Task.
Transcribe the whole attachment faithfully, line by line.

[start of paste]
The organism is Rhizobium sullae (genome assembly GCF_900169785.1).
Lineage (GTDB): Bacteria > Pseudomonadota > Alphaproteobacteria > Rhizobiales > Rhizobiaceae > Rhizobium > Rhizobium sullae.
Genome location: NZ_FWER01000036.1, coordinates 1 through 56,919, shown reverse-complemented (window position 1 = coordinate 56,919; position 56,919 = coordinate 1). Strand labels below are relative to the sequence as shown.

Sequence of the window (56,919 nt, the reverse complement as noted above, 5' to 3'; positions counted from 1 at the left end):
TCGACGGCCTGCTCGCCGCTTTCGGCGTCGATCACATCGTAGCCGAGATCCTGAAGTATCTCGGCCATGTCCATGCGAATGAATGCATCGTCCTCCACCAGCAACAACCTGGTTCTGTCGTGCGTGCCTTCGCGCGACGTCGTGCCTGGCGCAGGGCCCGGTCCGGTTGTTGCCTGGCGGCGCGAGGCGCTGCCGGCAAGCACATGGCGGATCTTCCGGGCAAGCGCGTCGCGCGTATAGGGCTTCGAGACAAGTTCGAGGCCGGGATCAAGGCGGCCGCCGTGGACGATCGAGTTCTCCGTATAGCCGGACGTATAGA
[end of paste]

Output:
The organism is Rhizobium sullae (genome assembly GCF_900169785.1).
Lineage (GTDB): Bacteria > Pseudomonadota > Alphaproteobacteria > Rhizobiales > Rhizobiaceae > Rhizobium > Rhizobium sullae.
Genome location: NZ_FWER01000036.1, coordinates 1 through 56,919, shown reverse-complemented (window position 1 = coordinate 56,919; position 56,919 = coordinate 1). Strand labels below are relative to the sequence as shown.

Sequence of the window (56,919 nt, the reverse complement as noted above, 5' to 3'; positions counted from 1 at the left end):
TCGACGGCCTGCTCGCCGCTTTCGGCGTCGATCACATCGTAGCCGAGATCCTGAAGTATCTCGGCCATGTCCATGCGAATGAATGCATCGTCCTCCACCAGCAACAACCTGGTTCTGTCGTGCGTGCCTTCGCGCGACGTCGTGCCTGGCGCAGGGCCCGGTCCGGTTGTTGCCTGGCGGCGCGAGGCGCTGCCGGCAAGCACATGGCGGATCTTCCGGGCAAGCGCGTCGCGCGTATAGGGCTTCGAGACAAGTTCGAGGCCGGGATCAAGGCGGCCGCCGTGGACGATCGAGTTCTCCGTATAGCCGGACGTATAGA